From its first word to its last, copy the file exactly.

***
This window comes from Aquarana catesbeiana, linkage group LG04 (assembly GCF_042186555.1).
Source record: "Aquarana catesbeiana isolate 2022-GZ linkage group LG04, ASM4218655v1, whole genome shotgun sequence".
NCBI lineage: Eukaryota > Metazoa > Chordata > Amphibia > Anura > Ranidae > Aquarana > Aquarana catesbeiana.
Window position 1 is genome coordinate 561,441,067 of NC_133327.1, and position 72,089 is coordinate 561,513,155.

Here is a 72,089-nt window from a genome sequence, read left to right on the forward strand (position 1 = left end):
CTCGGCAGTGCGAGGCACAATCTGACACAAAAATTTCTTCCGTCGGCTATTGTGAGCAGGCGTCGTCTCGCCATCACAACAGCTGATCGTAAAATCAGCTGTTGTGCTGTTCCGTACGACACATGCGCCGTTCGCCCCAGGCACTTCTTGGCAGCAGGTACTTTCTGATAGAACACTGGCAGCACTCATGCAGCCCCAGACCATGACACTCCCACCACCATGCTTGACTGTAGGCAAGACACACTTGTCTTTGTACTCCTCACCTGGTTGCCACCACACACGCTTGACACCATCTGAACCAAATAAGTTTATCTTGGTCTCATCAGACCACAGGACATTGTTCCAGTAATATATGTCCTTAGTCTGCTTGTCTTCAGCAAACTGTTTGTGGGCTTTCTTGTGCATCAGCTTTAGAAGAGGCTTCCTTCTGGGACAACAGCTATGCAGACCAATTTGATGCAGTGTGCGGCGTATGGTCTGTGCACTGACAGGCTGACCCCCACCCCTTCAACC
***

This window comes from Aquarana catesbeiana, linkage group LG04 (assembly GCF_042186555.1).
Source record: "Aquarana catesbeiana isolate 2022-GZ linkage group LG04, ASM4218655v1, whole genome shotgun sequence".
NCBI lineage: Eukaryota > Metazoa > Chordata > Amphibia > Anura > Ranidae > Aquarana > Aquarana catesbeiana.
Window position 1 is genome coordinate 561,441,067 of NC_133327.1, and position 72,089 is coordinate 561,513,155.

Here is a 72,089-nt window from a genome sequence, read left to right on the forward strand (position 1 = left end):
CTCGGCAGTGCGAGGCACAATCTGACACAAAAATTTCTTCCGTCGGCTATTGTGAGCAGGCGTCGTCTCGCCATCACAACAGCTGATCGTAAAATCAGCTGTTGTGCTGTTCCGTACGACACATGCGCCGTTCGCCCCAGGCACTTCTTGGCAGCAGGTACTTTCTGATAGAACACTGGCAGCACTCATGCAGCCCCAGACCATGACACTCCCACCACCATGCTTGACTGTAGGCAAGACACACTTGTCTTTGTACTCCTCACCTGGTTGCCACCACACACGCTTGACACCATCTGAACCAAATAAGTTTATCTTGGTCTCATCAGACCACAGGACATTGTTCCAGTAATATATGTCCTTAGTCTGCTTGTCTTCAGCAAACTGTTTGTGGGCTTTCTTGTGCATCAGCTTTAGAAGAGGCTTCCTTCTGGGACAACAGCTATGCAGACCAATTTGATGCAGTGTGCGGCGTATGGTCTGTGCACTGACAGGCTGACCCCCACCCCTTCAACC